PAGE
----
National Signing Day is Wednesday, and the Hokies aren’t expecting any last-second surprises with their 2013 recruiting class. Right now, that group is expected to have 20 signees. Five of them have already signed, and two holdovers from the 2012 class that didn’t go to prep school – Seth Dooley and Woody Baron — also started school in January as well.
It should make for a relatively relaxed signing day, unlike last year, when the Hokies went down to the wire with four signees, getting three of them to sign on the dotted line on the final day.
To get things geared up, I chatted with 247Sports National Recruiting Director J.C. Shurburtt about Virginia Tech’s class. He talked a little bit about the new coaches’ recruiting reputations, which I wrote about Saturday. Here’s some more of what he had to say:
AB: What do you think of Virginia Tech’s class overall?
JC: ”On paper, it’s probably the highest-ranked Virginia Tech class in the modern era of recruiting. And they do a good job. They went down and got D.J. Reid and Holland Fisher out of Richmond and Cequan Jefferson. I think anytime you can get a Wyatt Teller to change his mind like that, that’s good. He’s an excellent player. So in-state, the Hokies did very, very well and sort of brushed back some of the momentum that maybe Virginia had.
“And then out of state, it’s the normal Virginia Tech recruiting. You go and get a guy like Brandon Facyson out of Georgia, a versatile corner, a receiver-type, 6-1, fits the prototype, that sort of thing. So I think that overall, considering it was the worst Virginia Tech team record-wise in 20 years, they’re going to get probably the best-ranked recruiting class they’ve gotten in some time. So that’s one of those positive things that the Hokies fans can look forward to is the influx of talent.”
AB: Is it odd that one of Virginia Tech’s better recruiting classes is coming on the heels of its worst season in 20 years? Or do recruits look more at relationships than on-field results in a small window?
JC: “I think recruiting overwhelmingly, as a rule of thumb, is decided by relationships. I think that you always hear recruits say, ‘Well, I want to go where I feel comfortable.’ Well, where you’re comfortable is having a good relationship with the coaching staff. And all the kids that committed to Virginia Tech during the season — your Parker Osterlohs, your Braxton Pfaffs, your Wyatt Tellers, your Holland Fishers — they didn’t really waver. I mean, Holland Fisher was talking about setting up visits and then he decided not to, that type of thing. So I think that you’re absolutely right, it is about relationships and stability and all that. Tech did change some coaches on their staff, but Frank Beamer is still there, many of the primary recruiters on that staff are still there. So they’ve done a good job of keeping everybody in the boat.”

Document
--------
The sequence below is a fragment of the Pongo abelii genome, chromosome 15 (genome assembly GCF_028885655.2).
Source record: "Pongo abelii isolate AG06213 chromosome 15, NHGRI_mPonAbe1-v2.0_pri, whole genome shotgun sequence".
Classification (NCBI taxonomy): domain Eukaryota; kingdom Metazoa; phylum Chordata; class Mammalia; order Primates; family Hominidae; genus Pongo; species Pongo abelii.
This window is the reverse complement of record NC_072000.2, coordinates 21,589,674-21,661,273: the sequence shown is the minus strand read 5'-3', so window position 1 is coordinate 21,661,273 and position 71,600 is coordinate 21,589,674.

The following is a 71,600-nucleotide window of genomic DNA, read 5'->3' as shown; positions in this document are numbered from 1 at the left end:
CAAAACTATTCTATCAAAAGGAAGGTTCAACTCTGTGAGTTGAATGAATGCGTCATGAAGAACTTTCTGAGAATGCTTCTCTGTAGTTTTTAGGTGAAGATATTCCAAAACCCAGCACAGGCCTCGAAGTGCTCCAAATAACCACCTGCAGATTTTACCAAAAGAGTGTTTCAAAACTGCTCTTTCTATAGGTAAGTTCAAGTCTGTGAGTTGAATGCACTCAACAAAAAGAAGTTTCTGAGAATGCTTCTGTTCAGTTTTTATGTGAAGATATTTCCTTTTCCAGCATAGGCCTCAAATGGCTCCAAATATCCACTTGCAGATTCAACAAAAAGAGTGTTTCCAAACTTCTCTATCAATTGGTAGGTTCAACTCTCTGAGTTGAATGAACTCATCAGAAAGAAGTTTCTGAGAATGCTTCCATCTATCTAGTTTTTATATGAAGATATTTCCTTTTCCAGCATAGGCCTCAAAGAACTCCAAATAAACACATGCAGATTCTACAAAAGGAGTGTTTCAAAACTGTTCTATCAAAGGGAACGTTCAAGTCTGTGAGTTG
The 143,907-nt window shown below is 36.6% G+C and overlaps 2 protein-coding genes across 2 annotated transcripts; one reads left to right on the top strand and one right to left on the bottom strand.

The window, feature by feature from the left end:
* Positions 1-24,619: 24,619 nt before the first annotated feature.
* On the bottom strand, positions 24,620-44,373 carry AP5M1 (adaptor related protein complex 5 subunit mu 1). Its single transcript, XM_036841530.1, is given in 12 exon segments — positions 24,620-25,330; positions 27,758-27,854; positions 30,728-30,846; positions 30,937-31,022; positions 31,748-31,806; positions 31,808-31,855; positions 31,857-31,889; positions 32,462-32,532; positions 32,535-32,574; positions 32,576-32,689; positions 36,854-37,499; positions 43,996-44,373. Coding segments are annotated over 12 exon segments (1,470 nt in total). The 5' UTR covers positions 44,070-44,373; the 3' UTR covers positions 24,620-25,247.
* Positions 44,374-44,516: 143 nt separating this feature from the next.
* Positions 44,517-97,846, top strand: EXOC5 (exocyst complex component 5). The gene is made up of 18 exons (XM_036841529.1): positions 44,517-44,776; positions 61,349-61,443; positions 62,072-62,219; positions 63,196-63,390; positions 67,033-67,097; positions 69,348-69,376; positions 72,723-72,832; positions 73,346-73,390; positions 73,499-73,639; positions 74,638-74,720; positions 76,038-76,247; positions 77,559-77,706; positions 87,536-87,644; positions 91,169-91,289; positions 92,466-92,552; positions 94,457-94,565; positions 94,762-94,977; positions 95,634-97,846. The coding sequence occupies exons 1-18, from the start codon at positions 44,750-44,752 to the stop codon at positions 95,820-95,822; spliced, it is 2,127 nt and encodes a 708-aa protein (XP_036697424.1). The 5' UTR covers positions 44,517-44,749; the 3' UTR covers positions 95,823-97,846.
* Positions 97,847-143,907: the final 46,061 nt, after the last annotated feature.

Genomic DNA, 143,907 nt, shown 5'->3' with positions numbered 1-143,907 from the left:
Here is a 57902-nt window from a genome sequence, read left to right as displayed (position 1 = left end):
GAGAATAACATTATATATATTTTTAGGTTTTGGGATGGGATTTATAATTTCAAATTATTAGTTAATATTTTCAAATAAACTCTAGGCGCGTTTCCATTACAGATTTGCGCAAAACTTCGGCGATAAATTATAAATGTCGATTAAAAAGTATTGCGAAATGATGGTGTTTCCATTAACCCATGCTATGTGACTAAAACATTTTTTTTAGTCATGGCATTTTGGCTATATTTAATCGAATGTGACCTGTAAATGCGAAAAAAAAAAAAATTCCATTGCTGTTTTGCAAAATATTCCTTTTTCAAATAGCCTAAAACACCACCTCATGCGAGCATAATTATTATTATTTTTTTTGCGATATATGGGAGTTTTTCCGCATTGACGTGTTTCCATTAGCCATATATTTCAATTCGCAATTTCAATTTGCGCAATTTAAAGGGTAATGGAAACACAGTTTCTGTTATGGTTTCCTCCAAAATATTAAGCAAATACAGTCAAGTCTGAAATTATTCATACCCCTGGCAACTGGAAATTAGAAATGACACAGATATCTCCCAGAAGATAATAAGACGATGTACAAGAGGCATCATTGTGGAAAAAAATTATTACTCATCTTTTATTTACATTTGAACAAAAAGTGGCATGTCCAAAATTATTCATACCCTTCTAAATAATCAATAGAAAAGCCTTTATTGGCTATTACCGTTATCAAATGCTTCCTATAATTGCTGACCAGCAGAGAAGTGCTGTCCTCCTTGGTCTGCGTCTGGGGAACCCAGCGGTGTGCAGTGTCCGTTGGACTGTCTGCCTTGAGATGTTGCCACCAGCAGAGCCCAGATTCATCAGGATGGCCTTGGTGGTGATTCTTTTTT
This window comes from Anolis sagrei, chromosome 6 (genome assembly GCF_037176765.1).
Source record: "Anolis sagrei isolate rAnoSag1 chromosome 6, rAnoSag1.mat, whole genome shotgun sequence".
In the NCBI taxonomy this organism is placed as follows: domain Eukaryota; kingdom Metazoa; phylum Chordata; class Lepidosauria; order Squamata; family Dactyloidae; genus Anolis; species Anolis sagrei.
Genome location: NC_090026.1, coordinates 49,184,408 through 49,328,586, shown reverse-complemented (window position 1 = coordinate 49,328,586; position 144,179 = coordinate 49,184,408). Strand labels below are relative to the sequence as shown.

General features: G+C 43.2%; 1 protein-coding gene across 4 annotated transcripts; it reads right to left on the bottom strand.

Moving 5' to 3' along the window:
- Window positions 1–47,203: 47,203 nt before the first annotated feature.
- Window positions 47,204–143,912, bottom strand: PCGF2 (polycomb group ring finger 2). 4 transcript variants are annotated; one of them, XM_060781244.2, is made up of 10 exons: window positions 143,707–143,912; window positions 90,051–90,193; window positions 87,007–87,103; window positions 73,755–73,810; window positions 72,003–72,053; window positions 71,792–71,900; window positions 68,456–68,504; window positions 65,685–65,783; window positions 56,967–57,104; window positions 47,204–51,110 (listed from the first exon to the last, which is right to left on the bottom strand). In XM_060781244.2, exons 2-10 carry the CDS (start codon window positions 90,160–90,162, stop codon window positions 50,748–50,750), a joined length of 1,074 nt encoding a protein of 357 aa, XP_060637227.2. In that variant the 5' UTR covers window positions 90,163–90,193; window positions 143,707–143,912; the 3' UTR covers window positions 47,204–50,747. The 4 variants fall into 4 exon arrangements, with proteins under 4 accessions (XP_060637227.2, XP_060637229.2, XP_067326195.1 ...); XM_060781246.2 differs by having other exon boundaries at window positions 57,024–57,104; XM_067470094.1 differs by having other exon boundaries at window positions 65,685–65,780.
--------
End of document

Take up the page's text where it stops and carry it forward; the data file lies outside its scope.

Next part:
AB: Do the Hokies need to expand their recruiting base to reach that next level?
JC: “I think there are certain positions that you really do need to go national. And o-line is one, quarterback is probably the other. But you can’t really argue with the way quarterback has recruited in-state quarterbacks. But yeah, I think that when there’s a need and your state doesn’t have it, and Virginia Tech has a very good national name. They’ve played in lots of BCS games and won lots of ACC titles, you can go get in the door and see what happens. There’s not a defensive player out there that hasn’t heard of Bud Foster. There’s not a whole lot of people out there that haven’t heard of Frank Beamer, that haven’t heard of the Hokies. So that allows him to get in the door and maybe get some of these guys in on visits.
“It’s tough, though, because you can get them on campus and stuff like that, but that still doesn’t mean you’re going to land them. That’s the problem with going out and putting all your eggs in your out-of-state basket is that even if you’re Alabama, you don’t just walk into any state and take their homegrown players. It’s hard to get commits from out of state to commit. So if there was an issue at all, that would be it.”
AB: Who in this class do you think can play right away? Who could be a sleeper?
JC: “I like Holland Fisher a lot. A big, versatile safety prospect, the type of player that fits into Virginia Tech’s defensive scheme perfectly. Every time I saw him this spring and summer at camps, combines, what have you, he went out and competed. He competes on the football field. He’s an all around good football player and he plays the game every snap like it needs to be played. And that’s tough nowadays. A lot of guys that are high-level recruits don’t really like football. But Holland Fisher likes football and I think he’ll fit in just fine.
“If there’s a sleeper, I think it’d be Jefferson. Here’s a guy that’s got pretty good size, good long arms, 5-8, 5-9, 5-10, something like that, 175 pounds, but runs 4.34. Can turn. When I saw him this last spring, there were some fundamental things that he needed to work on, but skill level-wise, high-end ceiling-wise, he’s a better prospect than Donovan Riley or Donaldven Manning that came through in last year’s class.”